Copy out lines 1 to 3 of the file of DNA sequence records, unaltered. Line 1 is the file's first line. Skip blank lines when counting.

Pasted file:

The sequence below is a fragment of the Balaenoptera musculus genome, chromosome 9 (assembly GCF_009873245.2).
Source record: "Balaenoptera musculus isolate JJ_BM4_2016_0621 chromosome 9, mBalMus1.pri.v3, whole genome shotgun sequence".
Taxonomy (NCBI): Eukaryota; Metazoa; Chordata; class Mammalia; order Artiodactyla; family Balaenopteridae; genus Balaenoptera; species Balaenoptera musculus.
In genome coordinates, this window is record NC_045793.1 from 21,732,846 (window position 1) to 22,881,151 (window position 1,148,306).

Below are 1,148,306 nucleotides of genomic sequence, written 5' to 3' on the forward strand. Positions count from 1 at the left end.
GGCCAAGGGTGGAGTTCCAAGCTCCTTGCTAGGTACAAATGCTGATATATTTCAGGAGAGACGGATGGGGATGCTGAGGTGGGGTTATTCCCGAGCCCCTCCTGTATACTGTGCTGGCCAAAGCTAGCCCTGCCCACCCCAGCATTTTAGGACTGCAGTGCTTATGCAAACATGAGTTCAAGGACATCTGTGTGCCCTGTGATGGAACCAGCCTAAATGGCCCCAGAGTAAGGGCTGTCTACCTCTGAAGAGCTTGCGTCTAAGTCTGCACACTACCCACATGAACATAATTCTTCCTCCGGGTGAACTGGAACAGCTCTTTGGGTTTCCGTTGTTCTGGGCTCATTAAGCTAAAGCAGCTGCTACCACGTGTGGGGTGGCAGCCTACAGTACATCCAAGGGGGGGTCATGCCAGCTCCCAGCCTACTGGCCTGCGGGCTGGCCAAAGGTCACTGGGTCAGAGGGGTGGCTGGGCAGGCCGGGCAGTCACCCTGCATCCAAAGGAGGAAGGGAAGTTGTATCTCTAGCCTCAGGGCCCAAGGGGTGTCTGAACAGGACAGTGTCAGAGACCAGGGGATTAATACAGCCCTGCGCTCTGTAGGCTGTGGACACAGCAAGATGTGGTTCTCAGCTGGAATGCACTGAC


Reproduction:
The sequence below is a fragment of the Balaenoptera musculus genome, chromosome 9 (assembly GCF_009873245.2).
Source record: "Balaenoptera musculus isolate JJ_BM4_2016_0621 chromosome 9, mBalMus1.pri.v3, whole genome shotgun sequence".
Taxonomy (NCBI): Eukaryota; Metazoa; Chordata; class Mammalia; order Artiodactyla; family Balaenopteridae; genus Balaenoptera; species Balaenoptera musculus.